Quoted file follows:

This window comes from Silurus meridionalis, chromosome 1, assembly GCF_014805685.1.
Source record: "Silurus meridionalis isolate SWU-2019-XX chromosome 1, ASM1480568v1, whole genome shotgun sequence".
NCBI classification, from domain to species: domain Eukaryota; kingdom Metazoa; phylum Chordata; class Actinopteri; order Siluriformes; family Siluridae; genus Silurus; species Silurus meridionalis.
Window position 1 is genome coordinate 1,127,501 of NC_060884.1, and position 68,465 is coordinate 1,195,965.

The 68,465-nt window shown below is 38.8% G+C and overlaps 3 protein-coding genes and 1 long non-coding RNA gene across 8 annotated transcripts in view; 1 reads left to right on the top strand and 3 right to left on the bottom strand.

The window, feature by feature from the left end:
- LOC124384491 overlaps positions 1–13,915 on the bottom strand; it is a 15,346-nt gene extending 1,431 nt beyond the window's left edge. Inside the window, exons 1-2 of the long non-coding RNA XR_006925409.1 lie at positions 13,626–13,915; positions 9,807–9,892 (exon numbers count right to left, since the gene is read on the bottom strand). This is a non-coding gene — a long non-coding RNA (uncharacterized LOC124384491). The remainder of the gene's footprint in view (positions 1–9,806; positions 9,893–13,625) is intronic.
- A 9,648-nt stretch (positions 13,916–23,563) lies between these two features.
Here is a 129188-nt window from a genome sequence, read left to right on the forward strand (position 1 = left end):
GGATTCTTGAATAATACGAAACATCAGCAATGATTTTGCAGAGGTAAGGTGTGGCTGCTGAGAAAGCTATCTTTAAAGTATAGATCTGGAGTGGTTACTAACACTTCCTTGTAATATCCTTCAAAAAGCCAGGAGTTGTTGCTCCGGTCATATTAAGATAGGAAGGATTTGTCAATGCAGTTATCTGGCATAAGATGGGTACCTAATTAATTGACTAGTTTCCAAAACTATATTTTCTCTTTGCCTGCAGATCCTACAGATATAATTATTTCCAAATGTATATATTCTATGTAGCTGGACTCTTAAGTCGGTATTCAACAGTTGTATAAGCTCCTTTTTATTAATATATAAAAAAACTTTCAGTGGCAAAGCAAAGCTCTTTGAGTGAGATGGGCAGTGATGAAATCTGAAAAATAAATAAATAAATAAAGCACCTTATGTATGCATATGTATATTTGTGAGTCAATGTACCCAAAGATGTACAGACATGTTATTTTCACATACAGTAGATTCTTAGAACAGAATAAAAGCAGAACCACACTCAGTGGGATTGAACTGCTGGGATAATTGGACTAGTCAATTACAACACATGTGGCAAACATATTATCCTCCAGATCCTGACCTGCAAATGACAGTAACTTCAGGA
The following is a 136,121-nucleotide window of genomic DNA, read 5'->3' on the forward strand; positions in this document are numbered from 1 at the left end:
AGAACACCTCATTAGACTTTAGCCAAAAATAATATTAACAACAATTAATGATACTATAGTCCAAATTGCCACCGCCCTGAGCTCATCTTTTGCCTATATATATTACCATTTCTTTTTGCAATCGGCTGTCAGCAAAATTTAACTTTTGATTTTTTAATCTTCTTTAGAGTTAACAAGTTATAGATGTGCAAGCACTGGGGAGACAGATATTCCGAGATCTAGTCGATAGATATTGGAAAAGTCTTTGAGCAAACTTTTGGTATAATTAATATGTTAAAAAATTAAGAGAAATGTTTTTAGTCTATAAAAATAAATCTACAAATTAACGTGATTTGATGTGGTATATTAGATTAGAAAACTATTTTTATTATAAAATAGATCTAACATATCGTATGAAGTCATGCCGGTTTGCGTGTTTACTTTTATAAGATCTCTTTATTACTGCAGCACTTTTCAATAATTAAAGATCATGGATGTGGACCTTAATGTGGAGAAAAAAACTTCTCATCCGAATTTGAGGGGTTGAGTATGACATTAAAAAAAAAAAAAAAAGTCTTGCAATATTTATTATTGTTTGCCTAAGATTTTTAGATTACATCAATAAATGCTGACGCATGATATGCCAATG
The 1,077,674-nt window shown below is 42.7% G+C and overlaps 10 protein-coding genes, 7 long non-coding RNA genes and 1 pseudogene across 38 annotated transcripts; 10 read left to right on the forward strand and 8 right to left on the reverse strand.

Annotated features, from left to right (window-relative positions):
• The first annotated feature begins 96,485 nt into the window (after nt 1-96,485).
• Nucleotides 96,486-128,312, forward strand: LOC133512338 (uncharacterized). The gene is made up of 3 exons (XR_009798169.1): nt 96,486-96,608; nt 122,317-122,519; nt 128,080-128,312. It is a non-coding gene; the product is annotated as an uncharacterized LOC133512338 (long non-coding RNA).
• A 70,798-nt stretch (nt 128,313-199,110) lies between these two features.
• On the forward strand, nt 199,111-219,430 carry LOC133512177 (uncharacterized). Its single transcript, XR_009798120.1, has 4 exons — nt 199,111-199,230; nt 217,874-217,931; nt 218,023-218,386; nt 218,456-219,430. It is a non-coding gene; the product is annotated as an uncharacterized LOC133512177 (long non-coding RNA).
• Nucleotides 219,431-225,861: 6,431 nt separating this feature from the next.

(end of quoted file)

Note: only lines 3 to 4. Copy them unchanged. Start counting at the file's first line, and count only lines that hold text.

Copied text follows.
NCBI classification, from domain to species: domain Eukaryota; kingdom Metazoa; phylum Chordata; class Actinopteri; order Siluriformes; family Siluridae; genus Silurus; species Silurus meridionalis.
Window position 1 is genome coordinate 1,127,501 of NC_060884.1, and position 68,465 is coordinate 1,195,965.